Besides all we’ve already seen till now, most of the power of dynamic reference surfaces when working with loops. In many situations, using loops saves a lot of time. Suppose you want to change the _alpha of the 50 movie clips you have on the stage. Of course you could do that by hand… 50 lines of code… What if you had 500?

for (var i = 1; i <= 50; i++) {
this["mc" + i]._alpha = 50;
}
// 3 lines of code and it's done!

Probably you had placed them on the stage using a loop already:

for (var i = 1; i <= 50; i++) {
this.attachMovie("my_mc", "mc" + i, i);
this["mc" + i]._x = 20 * i; // or // eval("mc" + i)._x = 20 * i;
this["mc" + i]._alpha = 50; // or // eval("mc" + i)._alpha = 50;
}

The same applies to the other loops besides for(): while(), do..while(), for..in().

eval() vs []

In this kind of situations there is always the same question: which one should you use?
Like I said before, [] is the preferred but eval() is valid, so, use whichever you prefer! I can’t think of any situation in which you can’t use array notation, and as we’ve seen eval() isn’t always a solution. Array notation is cleaner most of the times, but there are situations in which I prefer to use eval(): for instance, in the example above, it’s almost the same, but when you have methods:

for (var i = 1; i <= 50; i++) {
this["btn" + i].i = i; // store a variable i inside each button
this["btn" + i].onRelease = function()
{
// you can't use the this keyword
// the movie clips are on the same timeline the buttons are
// not inside the buttons
this["mc" + this.i].play(); // fails
eval("mc" + this.i).play(); // works
};
}

Remember that the this keyword inside a method refers to the object the method is applied to, in this case, the buttons.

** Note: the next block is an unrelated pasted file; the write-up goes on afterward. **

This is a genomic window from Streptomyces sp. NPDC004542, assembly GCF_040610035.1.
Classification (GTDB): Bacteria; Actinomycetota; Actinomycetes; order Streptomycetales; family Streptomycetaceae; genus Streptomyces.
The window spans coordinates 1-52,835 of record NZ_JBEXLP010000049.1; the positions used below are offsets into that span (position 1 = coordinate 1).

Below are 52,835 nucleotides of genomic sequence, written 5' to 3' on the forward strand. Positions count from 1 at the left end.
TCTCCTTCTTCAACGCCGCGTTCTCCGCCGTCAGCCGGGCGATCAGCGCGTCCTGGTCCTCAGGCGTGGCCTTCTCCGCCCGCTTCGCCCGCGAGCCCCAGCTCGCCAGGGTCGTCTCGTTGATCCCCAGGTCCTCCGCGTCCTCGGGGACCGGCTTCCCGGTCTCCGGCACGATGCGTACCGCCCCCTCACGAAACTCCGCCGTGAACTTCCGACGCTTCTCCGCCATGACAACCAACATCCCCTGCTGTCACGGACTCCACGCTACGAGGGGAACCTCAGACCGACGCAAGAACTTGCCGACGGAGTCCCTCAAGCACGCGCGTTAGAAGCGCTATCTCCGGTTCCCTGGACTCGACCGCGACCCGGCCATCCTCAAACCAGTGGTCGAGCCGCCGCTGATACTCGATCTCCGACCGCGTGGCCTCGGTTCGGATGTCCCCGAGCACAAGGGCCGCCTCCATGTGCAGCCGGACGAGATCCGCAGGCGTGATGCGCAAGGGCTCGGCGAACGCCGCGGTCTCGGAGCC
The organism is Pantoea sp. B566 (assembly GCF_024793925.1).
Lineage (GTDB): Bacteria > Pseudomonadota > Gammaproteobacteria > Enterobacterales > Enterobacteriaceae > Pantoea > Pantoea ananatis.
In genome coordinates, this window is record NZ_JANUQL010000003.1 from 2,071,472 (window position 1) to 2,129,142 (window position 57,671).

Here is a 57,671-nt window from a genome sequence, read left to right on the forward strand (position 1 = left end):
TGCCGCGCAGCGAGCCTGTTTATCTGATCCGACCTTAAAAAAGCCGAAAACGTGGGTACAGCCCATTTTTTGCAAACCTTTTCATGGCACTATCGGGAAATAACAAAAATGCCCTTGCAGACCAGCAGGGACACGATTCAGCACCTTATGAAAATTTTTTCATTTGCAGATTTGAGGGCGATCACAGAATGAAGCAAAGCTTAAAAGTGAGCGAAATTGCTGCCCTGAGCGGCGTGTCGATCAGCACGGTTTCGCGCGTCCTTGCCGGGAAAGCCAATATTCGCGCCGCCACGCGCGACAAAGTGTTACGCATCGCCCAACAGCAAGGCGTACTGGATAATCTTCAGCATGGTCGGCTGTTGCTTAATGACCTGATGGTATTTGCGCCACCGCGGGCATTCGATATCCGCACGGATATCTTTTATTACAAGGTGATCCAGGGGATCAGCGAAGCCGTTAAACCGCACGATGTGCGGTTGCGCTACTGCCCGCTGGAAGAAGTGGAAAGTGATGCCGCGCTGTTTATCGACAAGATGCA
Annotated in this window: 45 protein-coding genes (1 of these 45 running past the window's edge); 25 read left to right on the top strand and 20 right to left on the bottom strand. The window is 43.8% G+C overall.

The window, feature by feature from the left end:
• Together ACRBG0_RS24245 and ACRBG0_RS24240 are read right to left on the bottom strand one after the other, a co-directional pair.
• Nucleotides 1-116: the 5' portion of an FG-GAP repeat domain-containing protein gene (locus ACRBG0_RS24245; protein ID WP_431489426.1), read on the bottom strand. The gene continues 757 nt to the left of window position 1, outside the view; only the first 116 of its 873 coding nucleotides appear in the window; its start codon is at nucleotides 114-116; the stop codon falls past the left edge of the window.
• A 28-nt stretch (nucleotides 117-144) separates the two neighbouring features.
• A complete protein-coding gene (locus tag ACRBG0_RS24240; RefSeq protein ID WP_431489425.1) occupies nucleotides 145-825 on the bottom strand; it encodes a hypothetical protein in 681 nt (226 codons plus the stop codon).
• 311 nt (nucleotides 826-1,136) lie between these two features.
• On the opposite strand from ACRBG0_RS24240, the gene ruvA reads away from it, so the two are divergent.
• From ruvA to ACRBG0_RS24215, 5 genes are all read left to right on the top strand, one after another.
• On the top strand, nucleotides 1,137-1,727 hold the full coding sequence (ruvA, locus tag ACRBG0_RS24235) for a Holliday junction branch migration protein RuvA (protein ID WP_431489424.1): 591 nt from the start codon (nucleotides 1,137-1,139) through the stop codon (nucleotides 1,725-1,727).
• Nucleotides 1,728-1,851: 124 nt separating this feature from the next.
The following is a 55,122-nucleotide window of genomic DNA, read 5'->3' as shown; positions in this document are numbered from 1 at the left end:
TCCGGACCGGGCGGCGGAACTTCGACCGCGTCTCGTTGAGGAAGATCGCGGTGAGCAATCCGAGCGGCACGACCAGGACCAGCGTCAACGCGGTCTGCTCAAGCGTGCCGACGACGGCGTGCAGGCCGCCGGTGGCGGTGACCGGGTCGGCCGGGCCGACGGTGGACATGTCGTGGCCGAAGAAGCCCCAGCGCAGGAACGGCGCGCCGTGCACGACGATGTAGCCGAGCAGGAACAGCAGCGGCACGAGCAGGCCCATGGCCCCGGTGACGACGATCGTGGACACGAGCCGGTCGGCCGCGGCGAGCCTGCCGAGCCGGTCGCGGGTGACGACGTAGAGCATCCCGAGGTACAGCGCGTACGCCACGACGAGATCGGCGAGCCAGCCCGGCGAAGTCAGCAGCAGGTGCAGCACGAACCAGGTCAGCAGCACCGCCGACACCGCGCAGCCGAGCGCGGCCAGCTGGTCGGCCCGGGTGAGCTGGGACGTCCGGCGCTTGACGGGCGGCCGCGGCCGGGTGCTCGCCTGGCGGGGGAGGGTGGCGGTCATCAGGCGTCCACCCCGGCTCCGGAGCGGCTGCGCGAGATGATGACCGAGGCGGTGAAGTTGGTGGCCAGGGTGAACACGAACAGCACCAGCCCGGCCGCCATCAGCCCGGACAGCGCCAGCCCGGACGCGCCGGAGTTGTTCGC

In case you do want to use [], there is a little trick: defining a variable that points to the timeline.

var here = this; // define the variable here
for (var i = 1; i <= 50; i++) {
this["btn" + i].i = i;
this["btn" + i].onRelease = function()
{
here["mc" + this.i].play(); // works thanks to the variable here
eval("mc" + this.i).play(); // works
};
}

functions

You can reference functions dynamically as well!

function myFunction()
{
trace("function myFunction called");
}
// these 3 lines do all the same:
myFunction();
eval("myFunction")();
this["myFunction"]();

levels

It’s not just the main movie that can makeuse of dynamic referencing. External movies loaded on different levels via loadMovieNum() or using the MovieClipLoader Class can also be referenced dynamically.

I find the syntax using the array operator a bit strange in this case, but it does work!

var n = 3;
this["_level" + n].something;
// or
eval("_level" + n).something;

not so legal names

In actionscript not all the instance names are valid. There are some basic rules you have to follow.
You can read the technote Naming Strategies for Flash for more details.

For example, while

my name = "nuno";

isn’t allowed and throws an error,

this["my name"] = "nuno";
trace(this["my name"]); // nuno

outputs nuno. Unexpected hum?

If you’re a ColdFusion developer, you may know that this behavior is similar to the structures’.

I don’t thing that taking advantage of this can be considered a good practice, but sometimes it can be the only way. Suppose you’re loading data from an external source and the variables have funny names which you can’t control. Array notation can save your life!